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Implementing Corporate Security features already developed but not in Casper

There are already features in existence developed by the Jamf community by talented individuals for some time now that Jamf needs to incorporate if they trulls want to support Mac Admins in the business arena and not just stay barely ahead of new Apple features.
I speak of two lacking features developed by non Jamf employees;

Local Administrator Password Solution
https://github.com/unl/LAPSforMac

Caspercheck
https://github.com/rtrouton/CasperCheck

Both should have been a part of the Jamf Pro set by now as they are without a doubt well within Jamf's ability to include and much needed by Mac Admins.

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Posted: by gachowski

I'll be the old grumpy guy again . :)

While a fully agree that both these solutions are great, I am not sure that incorporating both this solutions are a slam dunk. I have looked at both since they were released and my 1st thought about LAPS was it's complicated process that while may be robust there is a lot going on that creates a good chance of issue arising. ( just because you can do something doesn't mean that you should)

CasperCheck, again a great solution and when it was released it was a home run, however now with the most likely future of the macOS getting locked down more and more I would think the correct way to solve this issue is for Jamf to work with Apple to get the Jamf binary protected in SIP.

C

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Posted: by Cornoir

I have to disagree with @gachowski as he is over complicating and confusing the details.
LAPS is just randomly changing the password of an admin account for security purposes. LAPS on both Mac and PC systems can easily be circumvented anyways (.AppleSetupDone removal in Single User mode anyone?).

As for CasperCheck there is nothing that Apple's SIP would do to help it reinstall itself which is what CasperCheck does nicely when setup properly. As per Apple:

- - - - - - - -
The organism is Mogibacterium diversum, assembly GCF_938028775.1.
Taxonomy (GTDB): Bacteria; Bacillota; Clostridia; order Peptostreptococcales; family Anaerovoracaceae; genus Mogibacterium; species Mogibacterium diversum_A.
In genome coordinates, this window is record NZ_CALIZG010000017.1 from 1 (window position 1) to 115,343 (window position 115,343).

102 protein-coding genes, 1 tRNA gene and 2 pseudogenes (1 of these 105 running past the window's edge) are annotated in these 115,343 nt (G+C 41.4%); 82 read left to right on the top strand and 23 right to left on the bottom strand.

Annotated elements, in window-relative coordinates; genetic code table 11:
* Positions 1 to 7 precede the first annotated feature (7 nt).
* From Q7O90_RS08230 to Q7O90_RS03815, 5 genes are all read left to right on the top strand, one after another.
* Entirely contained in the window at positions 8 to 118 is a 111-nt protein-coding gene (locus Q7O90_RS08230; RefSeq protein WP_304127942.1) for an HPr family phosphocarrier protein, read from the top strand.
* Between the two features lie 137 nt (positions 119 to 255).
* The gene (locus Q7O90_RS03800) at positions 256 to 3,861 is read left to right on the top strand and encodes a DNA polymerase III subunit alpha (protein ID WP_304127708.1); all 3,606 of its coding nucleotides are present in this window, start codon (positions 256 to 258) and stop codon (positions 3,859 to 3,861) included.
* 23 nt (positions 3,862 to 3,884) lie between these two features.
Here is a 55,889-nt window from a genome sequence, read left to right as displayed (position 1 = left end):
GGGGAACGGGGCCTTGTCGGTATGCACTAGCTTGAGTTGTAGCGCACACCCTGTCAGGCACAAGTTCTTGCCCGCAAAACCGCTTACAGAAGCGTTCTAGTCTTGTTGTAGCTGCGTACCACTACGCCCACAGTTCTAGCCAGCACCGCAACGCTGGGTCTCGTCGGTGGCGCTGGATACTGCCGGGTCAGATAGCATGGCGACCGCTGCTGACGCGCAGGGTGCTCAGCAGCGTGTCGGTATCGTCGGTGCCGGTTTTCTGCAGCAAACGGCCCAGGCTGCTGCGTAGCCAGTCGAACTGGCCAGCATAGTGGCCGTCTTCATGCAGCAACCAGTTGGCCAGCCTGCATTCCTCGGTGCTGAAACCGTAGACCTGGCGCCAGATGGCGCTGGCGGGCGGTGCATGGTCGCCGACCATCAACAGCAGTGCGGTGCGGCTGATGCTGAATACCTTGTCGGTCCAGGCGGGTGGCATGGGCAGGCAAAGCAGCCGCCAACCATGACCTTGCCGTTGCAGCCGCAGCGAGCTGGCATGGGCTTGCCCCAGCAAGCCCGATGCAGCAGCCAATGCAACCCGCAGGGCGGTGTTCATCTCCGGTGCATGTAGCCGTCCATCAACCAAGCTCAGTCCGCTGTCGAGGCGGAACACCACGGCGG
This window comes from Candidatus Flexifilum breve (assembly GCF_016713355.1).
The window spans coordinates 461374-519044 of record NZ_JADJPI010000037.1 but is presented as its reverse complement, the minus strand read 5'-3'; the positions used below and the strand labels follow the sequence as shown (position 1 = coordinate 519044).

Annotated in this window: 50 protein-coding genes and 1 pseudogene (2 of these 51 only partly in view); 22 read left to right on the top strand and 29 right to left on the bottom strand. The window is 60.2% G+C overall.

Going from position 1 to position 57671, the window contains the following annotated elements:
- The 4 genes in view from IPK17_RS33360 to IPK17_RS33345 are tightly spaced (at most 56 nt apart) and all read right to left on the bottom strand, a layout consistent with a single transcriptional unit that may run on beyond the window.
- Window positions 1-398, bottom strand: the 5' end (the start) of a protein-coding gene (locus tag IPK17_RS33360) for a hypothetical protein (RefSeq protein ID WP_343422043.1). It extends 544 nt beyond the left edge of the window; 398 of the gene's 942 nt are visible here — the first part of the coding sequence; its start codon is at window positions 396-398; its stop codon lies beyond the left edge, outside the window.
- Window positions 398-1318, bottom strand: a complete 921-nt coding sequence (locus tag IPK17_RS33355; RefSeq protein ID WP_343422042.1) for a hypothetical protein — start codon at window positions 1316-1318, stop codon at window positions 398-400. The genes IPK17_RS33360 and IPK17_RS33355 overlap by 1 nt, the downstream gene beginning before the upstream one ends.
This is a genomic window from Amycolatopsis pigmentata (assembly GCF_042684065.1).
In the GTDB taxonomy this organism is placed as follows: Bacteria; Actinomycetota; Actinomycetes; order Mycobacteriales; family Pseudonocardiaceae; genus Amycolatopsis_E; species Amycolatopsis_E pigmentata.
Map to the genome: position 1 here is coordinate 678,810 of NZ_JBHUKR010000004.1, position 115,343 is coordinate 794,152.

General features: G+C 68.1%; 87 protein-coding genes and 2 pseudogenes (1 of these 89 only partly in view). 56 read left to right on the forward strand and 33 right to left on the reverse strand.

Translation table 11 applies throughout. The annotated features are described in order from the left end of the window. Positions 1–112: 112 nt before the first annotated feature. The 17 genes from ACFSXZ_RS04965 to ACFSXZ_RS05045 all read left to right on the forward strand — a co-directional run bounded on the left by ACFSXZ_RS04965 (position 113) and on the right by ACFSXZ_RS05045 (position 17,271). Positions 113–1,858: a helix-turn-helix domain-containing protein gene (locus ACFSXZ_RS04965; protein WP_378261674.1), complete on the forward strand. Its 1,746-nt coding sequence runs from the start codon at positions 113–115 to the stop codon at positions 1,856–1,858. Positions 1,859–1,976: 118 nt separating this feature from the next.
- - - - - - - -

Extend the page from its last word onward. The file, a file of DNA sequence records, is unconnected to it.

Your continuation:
"System Integrity Protection is a security technology in OS X El Capitan and later that's designed to help prevent potentially malicious software from modifying protected files and folders on your Mac."
So SIP is just a way to prevent certain files from being compromised by outside parties for hostile purposes at best. It will not repair or reinstall what it is supposed to protect, not to mention you can disable SIP in recovery mode without admin rights.

CasperCheck was design for:
"For folks using JAMF Software's Casper solution, sometimes the Casper agent installed on individual Macs stops working properly. They stop checking in with the Casper server, or check in but can't run policies anymore. To help address this issue, CasperCheck provides an automated way to check and repair Casper agents that are not working properly."

LAPS while not perfect is a necessary automation for large scale organization (200+) especially with companies trying to minimize operating costs with outsourced IT workers (who can move on or get fired) not to mention a very minimal step for security compliance (a TV show I worked on did not change their WiFi password for over 2 years after I left and might still not have).

A self repair option for any software, especially with organizations using laptops and remote workers more and more, is a good thing to have especially if an IT dept has a limited support team and a large user base, not to mention giving those to admin Macs one less thing to worry about.

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Posted: by MacLover

I think it will be beneficial to have this in place, can't be that difficult to implement. Centrify comes with this feature out of box and I have used it for testing purposes, it works really well.

https://blog.centrify.com/password-management-macs/

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Posted: by defiler

Vote up.

We use our own version of caspercheck and find in very useful, had automatically recovered hundreds of machines by it. We have also added a way to invoke it any time by commandline to give our technicians (our users themselves) ability to easily fix macs with jamf absent or broken.

LAPS is even more interesting. In its current implementation it doesn't seems so good in terms of security as it use extension attributes to store the passwords, so it's readable to anyone who has access to inventory, but if it was implemented in Filevault PRK style (separate permissions, not in general inventory information), we would definitely use it.

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